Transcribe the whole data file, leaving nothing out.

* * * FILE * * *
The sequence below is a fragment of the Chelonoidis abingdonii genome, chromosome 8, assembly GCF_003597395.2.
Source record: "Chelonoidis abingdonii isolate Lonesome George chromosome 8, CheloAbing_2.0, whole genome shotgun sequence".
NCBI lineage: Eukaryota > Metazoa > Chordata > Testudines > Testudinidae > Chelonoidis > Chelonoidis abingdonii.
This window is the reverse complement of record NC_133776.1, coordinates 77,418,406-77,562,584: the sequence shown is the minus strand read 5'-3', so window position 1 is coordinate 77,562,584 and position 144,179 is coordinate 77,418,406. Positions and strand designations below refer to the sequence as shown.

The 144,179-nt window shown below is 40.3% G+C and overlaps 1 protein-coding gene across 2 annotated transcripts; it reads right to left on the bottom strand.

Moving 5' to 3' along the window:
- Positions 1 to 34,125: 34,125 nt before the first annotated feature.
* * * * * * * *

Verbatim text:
The sequence below is a fragment of the Chelonoidis abingdonii genome, chromosome 8, assembly GCF_003597395.2.
Source record: "Chelonoidis abingdonii isolate Lonesome George chromosome 8, CheloAbing_2.0, whole genome shotgun sequence".
NCBI lineage: Eukaryota > Metazoa > Chordata > Testudines > Testudinidae > Chelonoidis > Chelonoidis abingdonii.
This window is the reverse complement of record NC_133776.1, coordinates 77,418,406-77,562,584: the sequence shown is the minus strand read 5'-3', so window position 1 is coordinate 77,562,584 and position 144,179 is coordinate 77,418,406. Positions and strand designations below refer to the sequence as shown.

The 144,179-nt window shown below is 40.3% G+C and overlaps 1 protein-coding gene across 2 annotated transcripts; it reads right to left on the bottom strand.

Moving 5' to 3' along the window:
- Positions 1 to 34,125: 34,125 nt before the first annotated feature.